As an IFS officer, one deals with all the external affairs of the country that involve framing and implementation of foreign policies, and issues related to diplomacy, trade and inter-cultural relations. An IFS officer spends most of his/her time abroad (almost two-third of his/her entire career) and only one third of career in India to serve at the headquarters of the Ministry of External Affairs. IFS officers get to chose three places of their choice out of the number of vacant posts circulated, and are also allowed to take their parents abroad with them.

By being given a full opportunity to travel the world, embrace new cultures and enjoy life to the fullest, the job of an IFS officer may actually turn out to be tons more exciting and life-changing than it sounds. However, it is both equally strenuous and time constraining as well, therefore highlighting the qualities of being extremely punctual and responsible with all the work, and giving more than hundred percent in every task. Therefore, this proves to be the most difficult and performance-oriented career out of all the three services, and if one feels confident and strong willed enough to handle it, then they should definitely go for it.

Nevertheless, one also needs to be extremely fluent in English-both spoken and written, for IFS officers are always required to handle lots of delegations from various countries, and therefore constantly involve having easily understandable communications between people of different embassies of the world.

Therefore, this was our selective take on the top 3 services (IAS, IPS, IFS) of civil services. We hope that we could do some justice with the content and your expectation setting. For more information on how to start preparing for Civil Services while juggling college, then, we suggest you to start with the Civilsdaily’s Android App to get a daily dose of IAS-Exam specific newsfeeds to build on your current affairs, and any further help in the future. Good luck!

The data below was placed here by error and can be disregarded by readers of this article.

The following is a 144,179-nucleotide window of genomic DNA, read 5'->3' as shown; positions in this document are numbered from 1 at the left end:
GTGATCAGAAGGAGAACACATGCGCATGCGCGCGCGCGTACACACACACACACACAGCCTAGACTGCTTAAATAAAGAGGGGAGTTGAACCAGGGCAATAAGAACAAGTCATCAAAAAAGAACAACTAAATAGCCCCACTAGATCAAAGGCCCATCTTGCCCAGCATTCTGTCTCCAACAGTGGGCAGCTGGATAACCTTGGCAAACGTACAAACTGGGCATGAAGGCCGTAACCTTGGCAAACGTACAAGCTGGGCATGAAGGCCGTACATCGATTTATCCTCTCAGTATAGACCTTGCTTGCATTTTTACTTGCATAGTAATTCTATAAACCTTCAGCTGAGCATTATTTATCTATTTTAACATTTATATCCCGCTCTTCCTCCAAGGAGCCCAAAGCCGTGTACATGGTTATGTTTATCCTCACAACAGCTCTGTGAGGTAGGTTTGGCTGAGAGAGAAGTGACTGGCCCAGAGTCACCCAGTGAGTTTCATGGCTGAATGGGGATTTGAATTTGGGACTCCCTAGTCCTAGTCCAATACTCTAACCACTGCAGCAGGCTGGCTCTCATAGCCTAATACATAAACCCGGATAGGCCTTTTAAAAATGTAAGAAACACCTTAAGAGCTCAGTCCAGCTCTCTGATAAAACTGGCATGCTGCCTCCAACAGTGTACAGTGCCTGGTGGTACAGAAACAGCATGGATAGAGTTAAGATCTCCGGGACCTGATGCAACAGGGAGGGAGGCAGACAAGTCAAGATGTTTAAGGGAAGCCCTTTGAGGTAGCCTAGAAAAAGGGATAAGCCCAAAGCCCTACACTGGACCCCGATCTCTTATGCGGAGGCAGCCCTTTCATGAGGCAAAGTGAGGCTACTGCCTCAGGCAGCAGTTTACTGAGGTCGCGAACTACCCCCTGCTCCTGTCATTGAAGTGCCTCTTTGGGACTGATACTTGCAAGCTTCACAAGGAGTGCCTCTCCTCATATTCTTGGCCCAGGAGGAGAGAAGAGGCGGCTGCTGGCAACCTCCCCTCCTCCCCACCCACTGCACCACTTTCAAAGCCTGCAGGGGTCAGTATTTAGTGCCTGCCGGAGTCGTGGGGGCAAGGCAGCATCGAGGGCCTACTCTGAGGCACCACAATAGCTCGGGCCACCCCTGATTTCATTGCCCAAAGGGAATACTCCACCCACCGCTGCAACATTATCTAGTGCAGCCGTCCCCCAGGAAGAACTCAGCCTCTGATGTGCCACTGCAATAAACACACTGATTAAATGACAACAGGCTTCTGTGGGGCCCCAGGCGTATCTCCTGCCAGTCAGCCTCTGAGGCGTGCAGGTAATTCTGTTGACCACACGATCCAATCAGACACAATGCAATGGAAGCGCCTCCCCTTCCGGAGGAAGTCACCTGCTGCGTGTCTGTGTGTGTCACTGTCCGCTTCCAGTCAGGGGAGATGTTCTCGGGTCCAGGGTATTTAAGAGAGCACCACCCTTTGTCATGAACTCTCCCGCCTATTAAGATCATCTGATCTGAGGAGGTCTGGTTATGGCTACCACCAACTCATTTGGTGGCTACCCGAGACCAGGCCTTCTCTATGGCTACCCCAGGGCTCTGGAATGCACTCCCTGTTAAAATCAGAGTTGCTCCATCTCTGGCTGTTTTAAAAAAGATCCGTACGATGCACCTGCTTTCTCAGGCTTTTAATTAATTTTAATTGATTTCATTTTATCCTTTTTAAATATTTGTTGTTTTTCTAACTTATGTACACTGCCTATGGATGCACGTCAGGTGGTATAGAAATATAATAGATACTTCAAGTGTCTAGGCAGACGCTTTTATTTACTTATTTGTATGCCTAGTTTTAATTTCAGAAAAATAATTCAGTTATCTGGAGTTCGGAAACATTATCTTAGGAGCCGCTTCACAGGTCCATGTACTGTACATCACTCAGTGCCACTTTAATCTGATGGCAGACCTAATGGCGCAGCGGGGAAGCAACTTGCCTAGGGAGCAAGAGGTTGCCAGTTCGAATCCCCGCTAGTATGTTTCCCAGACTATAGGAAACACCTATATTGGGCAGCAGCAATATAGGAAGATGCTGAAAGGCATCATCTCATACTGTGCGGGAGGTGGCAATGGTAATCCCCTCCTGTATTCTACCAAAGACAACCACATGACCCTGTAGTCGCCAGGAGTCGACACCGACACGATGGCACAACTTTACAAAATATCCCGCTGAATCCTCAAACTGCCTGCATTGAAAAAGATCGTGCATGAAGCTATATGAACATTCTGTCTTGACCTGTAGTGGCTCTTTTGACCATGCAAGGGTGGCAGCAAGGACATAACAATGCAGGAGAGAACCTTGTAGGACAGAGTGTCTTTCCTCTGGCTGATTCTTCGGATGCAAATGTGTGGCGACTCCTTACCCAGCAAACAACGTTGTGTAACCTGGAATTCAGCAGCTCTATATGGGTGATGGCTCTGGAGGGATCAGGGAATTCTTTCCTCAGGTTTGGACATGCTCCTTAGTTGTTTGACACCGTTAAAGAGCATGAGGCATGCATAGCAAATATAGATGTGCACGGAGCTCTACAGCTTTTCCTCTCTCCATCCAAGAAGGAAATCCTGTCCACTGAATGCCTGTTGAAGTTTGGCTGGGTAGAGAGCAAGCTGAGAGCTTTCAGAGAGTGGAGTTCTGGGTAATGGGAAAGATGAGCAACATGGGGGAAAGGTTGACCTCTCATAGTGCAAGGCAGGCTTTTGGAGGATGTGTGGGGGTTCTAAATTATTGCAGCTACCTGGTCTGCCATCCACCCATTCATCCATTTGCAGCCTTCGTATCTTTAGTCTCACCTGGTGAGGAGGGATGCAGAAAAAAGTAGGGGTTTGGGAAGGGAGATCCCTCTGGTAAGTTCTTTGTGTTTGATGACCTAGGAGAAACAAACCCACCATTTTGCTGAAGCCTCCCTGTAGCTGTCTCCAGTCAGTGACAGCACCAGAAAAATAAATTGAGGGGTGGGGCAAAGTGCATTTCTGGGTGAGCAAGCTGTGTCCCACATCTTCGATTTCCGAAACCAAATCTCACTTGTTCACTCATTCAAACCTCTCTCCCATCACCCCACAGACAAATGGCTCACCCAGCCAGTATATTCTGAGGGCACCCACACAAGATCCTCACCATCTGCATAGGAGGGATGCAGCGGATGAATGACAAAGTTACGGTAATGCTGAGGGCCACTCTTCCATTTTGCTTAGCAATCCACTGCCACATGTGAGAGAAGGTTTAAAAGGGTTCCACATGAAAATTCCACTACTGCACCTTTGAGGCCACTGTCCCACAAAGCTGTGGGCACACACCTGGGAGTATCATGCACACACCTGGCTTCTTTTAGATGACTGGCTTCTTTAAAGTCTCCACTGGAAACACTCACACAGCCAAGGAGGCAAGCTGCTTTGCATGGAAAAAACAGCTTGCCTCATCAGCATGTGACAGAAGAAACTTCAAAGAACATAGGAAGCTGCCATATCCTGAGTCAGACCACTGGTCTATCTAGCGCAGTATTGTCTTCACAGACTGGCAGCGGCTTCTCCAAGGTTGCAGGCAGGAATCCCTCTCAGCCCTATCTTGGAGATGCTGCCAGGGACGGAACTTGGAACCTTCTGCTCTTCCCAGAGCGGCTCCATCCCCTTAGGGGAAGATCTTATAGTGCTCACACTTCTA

Image Credits: www.civilsdaily.com

Shagun Marwah

[email protected]

 

In what comes across as an extremely astonishing episode, the website of St. Stephen’s College has on display some rather unusual content. Apparently, a link on the website titled ‘Sacrilege on St Stephen’s College’ has a footage which captures an alumnus of the College flashing the middle finger towards the CCTV camera.

Reportedly, on October 13, Saturday, a group of six alumni, led by Amitabh Pande and Ashish Munna Joshi, came to the College to donate money to the owners of the Rohtas dhaba, recently barred from selling rolls. While strolling on the premises, Pande, in full view of the students, flashed the middle finger towards the CCTV camera installed in the corridor of the Dining Hall.

While Pande, an IAS officer, claimed that the gesture was a sign of protest against the existing culture of terror and that he was shocked to note the presence of CCTV camera outside the Dining Hall, the College Principal Dr. Valson Thampu perceives it as an insult directed towards the institution.